• Grounded Swift

    Wildlife casualties are usually found by public. Their welfare depends on general awareness of the correct action to be taken when we find a wild animal in need of assistance. The correct action and where to seek further information and assistance is essential.

  • Clinical examination

    Before starting the clinical examination it is important to obtain as much information as possible from the donor. This information may help to identify the casualty cause and help on the prognosis.

    It was found in a dirty water puddle – that’s why it is covered by oil;
    it was found in a cat’s mouth – so external wounds are observed;
    it was found in a chimney or kitchen estractor? – So the dust covering the bird is soot or oil;
    it was found near a window? –possibly the bird hit the window and that’s why the bird was stunned.

  • Fluid theraphy SQ

    Many wildlife casualties, especially orphans, will be showing some degree of dehydration. This is just because they will not have eaten or drunk for a period of time and may have been lying unprotected from hot summer weather. In fact any wild bird taken into care can be assumed to be 5% dehydrated. Unless the dehydration is very pronounced, 10–15%, the condition may not be life threatening. However, the added stress of being brought into captivity and handled may well push the casualty to its limits.

  • Fluid Therapy VO

    Many orphans will be showing some level of dehydration, which can sometimes be extreme, possibly caused because they may have been lying unprotected from hot summer weather, not having eating for a long period. Whatever the degree of dehydration, fluid administration is crucial and must be done immediately, even before a complete clinical examination

  • Acute cases

    After a long period of starvation, first nutrients provided to the Swift are
    the perfect medium for Escherichia coli (pathogenic gram positive bacteria)

    Ampicillin acts against E. coli and restores a the natural intestine flora balance.

  • Ectoparasites

    Ectoparasites can impact on body condition, fitness, flying ability or even long-term survival of the hosts.
    The parasitic load of birds tends to increase along the breeding season and may affect egg production and chick mortality.

  • Endoparasites

    All birds have a parasite burden and deal with it, however weak or sick swifts should be released of that effort thus deparasitation is recommended

  • Housing

    Wait a few seconds for the videos to load   Heat wave caused Swifts and House Martin falling from their nests Exceptional episode caused by the heat wave that takes us to extremely busy days in all our wildlife rehabilitation centres. We greatly apologize for the delay in replying some of your messages. We truly […]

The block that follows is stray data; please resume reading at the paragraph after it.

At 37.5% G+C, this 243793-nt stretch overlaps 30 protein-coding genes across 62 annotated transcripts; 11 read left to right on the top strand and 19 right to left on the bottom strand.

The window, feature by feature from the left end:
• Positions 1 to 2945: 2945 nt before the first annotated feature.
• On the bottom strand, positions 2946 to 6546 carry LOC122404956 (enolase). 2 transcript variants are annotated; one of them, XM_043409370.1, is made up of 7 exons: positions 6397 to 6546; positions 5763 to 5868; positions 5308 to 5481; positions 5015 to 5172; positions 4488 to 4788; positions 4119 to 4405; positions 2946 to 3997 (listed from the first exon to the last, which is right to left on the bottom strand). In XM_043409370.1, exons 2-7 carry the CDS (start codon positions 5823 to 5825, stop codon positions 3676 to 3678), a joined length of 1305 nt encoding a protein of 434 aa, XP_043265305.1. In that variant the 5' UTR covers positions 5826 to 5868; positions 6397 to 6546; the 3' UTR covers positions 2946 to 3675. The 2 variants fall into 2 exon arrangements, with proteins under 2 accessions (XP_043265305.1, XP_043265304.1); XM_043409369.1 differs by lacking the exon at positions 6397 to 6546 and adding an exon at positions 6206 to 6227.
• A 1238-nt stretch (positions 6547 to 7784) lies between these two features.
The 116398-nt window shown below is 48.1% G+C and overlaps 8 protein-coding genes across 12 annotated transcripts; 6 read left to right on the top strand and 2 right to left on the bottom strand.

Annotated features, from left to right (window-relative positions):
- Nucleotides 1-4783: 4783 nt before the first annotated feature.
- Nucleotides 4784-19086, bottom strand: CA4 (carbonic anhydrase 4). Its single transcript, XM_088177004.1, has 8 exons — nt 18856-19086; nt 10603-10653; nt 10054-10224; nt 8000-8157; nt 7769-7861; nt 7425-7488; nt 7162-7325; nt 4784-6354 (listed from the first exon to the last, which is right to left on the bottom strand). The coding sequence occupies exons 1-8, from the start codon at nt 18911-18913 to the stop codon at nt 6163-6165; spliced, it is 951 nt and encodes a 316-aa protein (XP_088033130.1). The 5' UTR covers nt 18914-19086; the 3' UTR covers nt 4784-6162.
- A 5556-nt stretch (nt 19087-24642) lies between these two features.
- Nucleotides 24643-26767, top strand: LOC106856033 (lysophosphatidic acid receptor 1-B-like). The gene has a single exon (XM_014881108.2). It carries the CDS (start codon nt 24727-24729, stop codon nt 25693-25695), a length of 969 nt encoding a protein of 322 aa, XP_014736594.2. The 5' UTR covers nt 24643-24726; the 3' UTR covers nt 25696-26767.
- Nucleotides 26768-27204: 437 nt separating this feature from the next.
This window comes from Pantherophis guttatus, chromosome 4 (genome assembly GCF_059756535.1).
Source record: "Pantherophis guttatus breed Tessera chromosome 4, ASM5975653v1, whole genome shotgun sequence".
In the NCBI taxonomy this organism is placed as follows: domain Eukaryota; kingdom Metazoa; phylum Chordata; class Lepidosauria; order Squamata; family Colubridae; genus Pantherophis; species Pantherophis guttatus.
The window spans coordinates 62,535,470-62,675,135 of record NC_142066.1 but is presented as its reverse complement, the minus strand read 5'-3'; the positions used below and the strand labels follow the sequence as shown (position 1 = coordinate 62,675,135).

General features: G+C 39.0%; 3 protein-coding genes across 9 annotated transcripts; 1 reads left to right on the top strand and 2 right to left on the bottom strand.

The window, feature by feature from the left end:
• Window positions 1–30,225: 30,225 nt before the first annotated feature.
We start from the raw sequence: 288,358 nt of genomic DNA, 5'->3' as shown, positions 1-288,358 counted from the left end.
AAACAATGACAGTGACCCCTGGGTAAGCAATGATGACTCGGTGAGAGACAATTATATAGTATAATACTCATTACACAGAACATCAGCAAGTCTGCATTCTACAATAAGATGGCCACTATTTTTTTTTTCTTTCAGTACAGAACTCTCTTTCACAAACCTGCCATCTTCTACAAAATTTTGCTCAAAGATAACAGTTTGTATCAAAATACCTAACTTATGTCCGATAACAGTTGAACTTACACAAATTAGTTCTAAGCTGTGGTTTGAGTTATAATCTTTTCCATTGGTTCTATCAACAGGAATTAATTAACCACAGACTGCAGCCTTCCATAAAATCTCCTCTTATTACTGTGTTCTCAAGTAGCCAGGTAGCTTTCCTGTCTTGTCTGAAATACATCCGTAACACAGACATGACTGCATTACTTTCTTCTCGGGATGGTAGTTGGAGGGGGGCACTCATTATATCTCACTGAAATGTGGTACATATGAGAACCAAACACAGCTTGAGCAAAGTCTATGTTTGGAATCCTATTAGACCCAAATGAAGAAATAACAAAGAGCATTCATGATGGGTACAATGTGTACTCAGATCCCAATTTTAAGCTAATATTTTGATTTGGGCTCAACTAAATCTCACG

• Apus Unit

    Wait a few seconds for the video to load Torreferrussa Wildlife Rehabilitation Centre Short tour of Apus Unit(Typex spotted swifts indicate that these individuals are or were under treatment due to poor condition at admission)16 July, the Apus Unit maintains in recovery 510 swifts and expected more along this peak week Gepostet von Falciot Vencejo […]

  • Insectivore Diet

    Lorem ipsum dolor sit amet, consectetur adipiscing elit. Nulla convallis egestas rhoncus. Donec facilisis fermentum sem, ac viverra ante luctus vel. Donec vel mauris quam. Lorem ipsum dolor sit amet, consectetur adipiscing elit. Nulla convallis egestas rhoncus. Donec facilisis fermentum sem, ac viverra ante luctus vel. Donec vel mauris quam.

  • Diet enrichment

    Wait a few seconds for the videos to load Giant mealworm (Zophobas morio) Giant mealworm are great to enrich a diverse insect diet. A great advantage on our diet management is that Giant mealworms can be frozen like the crickets (unlike the mealworms). This may help to keep a safe reserve during the breeding season. […]

  • Feeding

    Wait a few seconds for the videos to load FEEDING  Young chicks, still eyes closed, may need some extra help. They will respond gaping excitedly, so extra care is necessary. -Be absolutely careful, beak is really fragile -Hold the bird gently but securely if necessary. -With the head restrained open carefully the beak with the […]

  • Release

    Wait a few seconds for the videos to load SWIFT RELEASE – PLEASE DO NOT …. Never throw a swift high into the air! Never release a Swift from elevated locations! We are witnessing with concern lots of releases from high buildings….please think about the risks – on nature many fail and that is one […]